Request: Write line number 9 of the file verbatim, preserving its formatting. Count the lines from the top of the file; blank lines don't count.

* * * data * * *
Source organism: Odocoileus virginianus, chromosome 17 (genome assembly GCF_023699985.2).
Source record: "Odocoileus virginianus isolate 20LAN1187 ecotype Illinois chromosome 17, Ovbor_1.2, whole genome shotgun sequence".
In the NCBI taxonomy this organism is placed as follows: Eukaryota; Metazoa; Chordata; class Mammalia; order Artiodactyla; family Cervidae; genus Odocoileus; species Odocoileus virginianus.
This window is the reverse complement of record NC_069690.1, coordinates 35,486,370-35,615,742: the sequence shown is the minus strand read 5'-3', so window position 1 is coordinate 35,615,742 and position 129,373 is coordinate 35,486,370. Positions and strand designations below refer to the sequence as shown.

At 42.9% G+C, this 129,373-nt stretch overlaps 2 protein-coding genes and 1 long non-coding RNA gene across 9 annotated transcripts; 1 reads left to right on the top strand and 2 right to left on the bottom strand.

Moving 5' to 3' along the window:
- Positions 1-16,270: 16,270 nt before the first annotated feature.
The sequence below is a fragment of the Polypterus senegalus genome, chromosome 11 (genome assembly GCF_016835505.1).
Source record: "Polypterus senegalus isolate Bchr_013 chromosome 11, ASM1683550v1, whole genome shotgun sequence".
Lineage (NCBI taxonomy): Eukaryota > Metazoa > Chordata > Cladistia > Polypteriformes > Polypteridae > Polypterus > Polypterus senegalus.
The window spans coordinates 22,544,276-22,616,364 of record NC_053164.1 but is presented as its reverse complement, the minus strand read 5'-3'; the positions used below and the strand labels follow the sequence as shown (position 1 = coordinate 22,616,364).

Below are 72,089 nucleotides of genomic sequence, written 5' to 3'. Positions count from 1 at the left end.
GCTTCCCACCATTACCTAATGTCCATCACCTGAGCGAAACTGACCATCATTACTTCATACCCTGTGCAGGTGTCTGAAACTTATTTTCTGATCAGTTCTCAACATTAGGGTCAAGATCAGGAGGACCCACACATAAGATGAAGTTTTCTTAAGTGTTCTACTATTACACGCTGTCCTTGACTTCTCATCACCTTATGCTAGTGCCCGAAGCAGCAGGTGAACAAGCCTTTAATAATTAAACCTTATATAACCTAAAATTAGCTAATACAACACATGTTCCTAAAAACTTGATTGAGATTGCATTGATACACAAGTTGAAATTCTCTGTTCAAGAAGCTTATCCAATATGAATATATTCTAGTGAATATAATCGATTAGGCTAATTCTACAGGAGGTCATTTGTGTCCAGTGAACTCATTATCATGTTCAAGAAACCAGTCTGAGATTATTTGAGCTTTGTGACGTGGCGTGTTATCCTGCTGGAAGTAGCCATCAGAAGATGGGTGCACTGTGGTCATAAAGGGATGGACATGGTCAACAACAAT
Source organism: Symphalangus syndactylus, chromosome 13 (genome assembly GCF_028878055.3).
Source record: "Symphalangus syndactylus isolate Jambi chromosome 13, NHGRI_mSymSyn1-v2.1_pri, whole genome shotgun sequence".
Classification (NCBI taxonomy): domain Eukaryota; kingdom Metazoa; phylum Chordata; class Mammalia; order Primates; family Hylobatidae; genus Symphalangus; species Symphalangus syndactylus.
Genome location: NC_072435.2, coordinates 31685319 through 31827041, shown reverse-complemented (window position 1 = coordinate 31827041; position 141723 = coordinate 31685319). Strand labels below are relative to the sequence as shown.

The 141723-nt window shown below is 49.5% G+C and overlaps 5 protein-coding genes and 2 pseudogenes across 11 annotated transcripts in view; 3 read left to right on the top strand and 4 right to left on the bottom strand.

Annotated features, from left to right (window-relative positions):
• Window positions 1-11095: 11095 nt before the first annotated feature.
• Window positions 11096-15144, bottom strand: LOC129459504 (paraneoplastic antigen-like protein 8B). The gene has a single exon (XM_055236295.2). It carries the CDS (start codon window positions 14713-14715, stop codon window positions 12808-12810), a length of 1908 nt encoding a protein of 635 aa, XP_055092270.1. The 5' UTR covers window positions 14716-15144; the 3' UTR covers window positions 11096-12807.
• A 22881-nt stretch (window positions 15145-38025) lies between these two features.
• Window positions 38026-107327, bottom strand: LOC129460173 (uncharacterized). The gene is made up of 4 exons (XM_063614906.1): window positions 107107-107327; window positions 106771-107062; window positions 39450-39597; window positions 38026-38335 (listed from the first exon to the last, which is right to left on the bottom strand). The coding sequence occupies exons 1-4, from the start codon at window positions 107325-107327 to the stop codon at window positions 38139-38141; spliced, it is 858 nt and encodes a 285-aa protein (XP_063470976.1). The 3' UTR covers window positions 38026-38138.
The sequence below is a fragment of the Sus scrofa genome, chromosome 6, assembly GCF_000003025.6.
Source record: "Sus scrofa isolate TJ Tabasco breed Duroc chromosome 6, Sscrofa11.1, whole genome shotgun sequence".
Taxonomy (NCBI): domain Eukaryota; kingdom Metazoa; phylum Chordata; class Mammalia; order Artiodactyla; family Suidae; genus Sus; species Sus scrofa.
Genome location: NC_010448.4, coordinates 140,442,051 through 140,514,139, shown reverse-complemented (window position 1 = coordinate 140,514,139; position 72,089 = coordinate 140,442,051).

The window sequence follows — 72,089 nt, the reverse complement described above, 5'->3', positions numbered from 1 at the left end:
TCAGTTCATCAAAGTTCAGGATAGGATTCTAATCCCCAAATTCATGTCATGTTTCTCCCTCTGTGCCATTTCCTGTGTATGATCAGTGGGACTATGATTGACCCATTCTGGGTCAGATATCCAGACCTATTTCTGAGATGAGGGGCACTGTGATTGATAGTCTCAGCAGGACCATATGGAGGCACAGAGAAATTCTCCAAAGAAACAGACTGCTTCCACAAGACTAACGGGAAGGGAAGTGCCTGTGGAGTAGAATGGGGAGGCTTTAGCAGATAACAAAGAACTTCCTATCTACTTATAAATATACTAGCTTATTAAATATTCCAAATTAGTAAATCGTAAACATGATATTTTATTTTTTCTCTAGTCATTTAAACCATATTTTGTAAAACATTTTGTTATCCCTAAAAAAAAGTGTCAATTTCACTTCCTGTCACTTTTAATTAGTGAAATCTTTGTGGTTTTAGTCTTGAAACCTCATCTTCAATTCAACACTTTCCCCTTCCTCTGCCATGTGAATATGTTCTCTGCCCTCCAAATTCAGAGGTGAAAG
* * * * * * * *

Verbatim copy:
Source record: "Polypterus senegalus isolate Bchr_013 chromosome 11, ASM1683550v1, whole genome shotgun sequence".